November Memories

  • Judy Dixey

John Neville Dixey

John Neville Dixey

November is very much a month of memories. The year is winding its way to its darkest days and the jollifications of Christmas are not yet in sight. So this is the time when in Catholic tradition, we remember our deceased loved ones - and of course we will be marking the awful loss of life in wars of the past hundred years or so when we come to Armistice/Remembrance Day.

This year was the thirtieth anniversary of my father's death - 31st October, so not quite into November. Our family remembers it well as it was sudden and unexpected. He was only 68, a heart attack which resulted in his death 72 hours later, so we did have the chance to say our goodbyes. The immediate aftermath, the seven days before the funeral, were marked by tears (of course), but laughter, and practicalities. Since then, we always phone each other up on 31st, reminding ourselves of particular incidents:

My sister driving round a double roundabout the wrong way in a panic of confusion, as we tried to find a shop with food open late at night to sustain us as we waited around the bedside (nothing available in the hospital).

The bewilderment of the young registrar at the grieving family immediately asking about organ donation (they were only able to take Dad's eyes, as his major organs had failed; we got home and discovered he'd been donating to an eye charity in India for years).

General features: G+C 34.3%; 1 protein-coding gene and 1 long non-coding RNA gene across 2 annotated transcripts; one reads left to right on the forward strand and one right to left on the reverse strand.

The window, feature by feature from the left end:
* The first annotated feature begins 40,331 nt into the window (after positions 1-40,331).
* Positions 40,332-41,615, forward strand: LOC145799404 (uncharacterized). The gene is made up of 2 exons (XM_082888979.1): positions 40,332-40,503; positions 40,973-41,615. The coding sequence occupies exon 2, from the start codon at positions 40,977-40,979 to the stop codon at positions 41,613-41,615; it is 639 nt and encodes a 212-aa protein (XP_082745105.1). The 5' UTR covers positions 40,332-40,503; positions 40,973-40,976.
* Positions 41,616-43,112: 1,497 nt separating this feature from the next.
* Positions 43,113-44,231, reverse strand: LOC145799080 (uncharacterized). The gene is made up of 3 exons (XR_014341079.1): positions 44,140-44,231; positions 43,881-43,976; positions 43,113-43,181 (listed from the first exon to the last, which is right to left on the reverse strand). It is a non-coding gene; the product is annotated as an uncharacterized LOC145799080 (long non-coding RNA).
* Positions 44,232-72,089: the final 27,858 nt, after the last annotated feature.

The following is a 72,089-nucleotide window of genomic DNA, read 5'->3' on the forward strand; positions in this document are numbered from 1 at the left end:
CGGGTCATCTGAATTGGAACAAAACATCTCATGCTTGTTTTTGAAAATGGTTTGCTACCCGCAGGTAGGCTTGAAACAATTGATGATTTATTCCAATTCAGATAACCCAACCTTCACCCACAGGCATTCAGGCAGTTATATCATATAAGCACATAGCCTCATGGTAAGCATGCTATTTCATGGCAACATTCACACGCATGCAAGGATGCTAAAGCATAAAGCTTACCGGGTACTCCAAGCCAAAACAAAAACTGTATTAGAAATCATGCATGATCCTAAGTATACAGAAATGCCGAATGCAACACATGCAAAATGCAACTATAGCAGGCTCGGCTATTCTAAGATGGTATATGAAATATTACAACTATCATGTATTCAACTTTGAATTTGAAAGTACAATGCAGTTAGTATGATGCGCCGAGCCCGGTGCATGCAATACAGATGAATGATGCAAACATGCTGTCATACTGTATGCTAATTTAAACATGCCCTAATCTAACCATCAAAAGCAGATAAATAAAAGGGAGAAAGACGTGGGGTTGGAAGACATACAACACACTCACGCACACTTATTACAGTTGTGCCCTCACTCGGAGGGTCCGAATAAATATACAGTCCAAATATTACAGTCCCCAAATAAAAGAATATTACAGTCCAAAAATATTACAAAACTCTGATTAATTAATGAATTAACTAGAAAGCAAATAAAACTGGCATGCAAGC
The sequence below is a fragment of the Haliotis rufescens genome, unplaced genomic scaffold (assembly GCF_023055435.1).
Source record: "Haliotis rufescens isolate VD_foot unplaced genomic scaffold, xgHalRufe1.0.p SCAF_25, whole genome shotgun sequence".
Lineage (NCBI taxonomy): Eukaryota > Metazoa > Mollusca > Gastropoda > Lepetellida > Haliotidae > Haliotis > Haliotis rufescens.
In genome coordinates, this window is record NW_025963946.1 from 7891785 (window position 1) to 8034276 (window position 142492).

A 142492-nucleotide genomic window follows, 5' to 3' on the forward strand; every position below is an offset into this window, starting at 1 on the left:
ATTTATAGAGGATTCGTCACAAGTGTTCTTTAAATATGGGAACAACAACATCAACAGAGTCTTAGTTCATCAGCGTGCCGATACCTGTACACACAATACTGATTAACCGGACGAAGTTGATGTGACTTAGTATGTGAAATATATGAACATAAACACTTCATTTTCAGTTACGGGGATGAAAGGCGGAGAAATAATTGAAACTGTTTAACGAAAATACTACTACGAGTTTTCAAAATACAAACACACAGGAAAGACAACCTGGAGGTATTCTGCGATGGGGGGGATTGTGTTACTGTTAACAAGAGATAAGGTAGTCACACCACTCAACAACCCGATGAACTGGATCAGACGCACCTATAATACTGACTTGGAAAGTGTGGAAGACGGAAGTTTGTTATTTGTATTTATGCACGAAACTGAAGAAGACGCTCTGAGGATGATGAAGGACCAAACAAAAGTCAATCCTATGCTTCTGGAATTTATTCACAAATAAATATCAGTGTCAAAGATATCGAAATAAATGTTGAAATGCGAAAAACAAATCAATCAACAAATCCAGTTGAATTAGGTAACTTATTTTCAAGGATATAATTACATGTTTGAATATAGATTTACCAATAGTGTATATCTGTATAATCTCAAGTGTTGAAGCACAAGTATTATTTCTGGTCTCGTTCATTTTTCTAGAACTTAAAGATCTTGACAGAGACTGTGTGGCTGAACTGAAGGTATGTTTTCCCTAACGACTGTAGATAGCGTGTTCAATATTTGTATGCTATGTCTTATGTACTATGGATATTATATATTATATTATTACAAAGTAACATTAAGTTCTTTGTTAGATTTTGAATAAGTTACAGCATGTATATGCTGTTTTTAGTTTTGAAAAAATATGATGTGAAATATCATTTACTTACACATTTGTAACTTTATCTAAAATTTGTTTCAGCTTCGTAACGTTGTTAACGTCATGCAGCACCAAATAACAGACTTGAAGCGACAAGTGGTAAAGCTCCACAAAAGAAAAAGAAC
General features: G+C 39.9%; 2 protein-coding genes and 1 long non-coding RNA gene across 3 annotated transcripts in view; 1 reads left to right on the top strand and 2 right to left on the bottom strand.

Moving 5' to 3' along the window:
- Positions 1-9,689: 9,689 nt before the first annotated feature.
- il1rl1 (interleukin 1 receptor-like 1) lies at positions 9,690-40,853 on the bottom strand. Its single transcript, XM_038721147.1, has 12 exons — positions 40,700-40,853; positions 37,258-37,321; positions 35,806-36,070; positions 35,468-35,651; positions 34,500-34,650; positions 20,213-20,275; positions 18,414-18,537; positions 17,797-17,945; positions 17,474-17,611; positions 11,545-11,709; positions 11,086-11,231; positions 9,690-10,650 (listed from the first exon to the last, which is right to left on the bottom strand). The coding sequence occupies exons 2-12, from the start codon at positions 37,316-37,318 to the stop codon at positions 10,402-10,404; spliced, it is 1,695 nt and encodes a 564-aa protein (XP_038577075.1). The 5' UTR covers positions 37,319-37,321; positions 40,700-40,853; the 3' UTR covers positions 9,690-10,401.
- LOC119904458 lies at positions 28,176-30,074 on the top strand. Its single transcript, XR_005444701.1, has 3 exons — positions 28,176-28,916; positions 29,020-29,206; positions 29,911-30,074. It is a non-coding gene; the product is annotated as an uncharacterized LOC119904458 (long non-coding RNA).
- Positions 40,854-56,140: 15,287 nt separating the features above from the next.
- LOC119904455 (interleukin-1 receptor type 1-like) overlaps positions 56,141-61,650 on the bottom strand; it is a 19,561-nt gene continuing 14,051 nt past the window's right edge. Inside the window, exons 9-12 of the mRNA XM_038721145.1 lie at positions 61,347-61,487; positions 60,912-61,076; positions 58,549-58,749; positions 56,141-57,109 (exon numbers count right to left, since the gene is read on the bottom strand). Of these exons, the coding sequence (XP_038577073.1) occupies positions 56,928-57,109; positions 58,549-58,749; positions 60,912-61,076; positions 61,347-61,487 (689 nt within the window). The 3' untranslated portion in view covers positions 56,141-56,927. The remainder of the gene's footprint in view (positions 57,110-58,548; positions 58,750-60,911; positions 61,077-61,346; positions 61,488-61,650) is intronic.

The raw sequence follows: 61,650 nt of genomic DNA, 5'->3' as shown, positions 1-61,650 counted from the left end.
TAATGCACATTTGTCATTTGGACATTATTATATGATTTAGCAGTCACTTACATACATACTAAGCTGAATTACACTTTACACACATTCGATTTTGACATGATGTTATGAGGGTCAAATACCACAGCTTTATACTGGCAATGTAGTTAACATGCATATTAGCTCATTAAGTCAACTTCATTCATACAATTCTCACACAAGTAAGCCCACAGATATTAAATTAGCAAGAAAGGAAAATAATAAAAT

After a sleepless night, visiting the Funeral Director; as we waited, we could hear sawing and then a loud knock. My mother's comment "that's another nail in the coffin" had us - exhausted and stressed - collapsing in hysteria to yet more bewilderment from the Uriah Heap of a Funeral Director.

My teenage niece spending so long in the bathroom that at 11am I had to entertain the priest in my dressing-gown; I apologised for my appearance, and also asked if he'd heard of our bad behaviour at the Funeral Director's? He hadn't, but said they were unlikely to be fazed by it because of their own black humour.

We worked on the funeral service together as a family; my youngest niece asked if the children could read, as they read at church at home. They then wrote and read their own prayers - not a dry eye in the house.

Last Thursday, 30 years on from that time, she said to me that our practical reaction to the sudden death of our father is one of the important aspects she remembers and how as a result they as children didn't feel afraid.

Could it be that our faith means we really do think that death is not the end?

Judy Dixey is a blogger and contributor to ICN. Visit her blog here:

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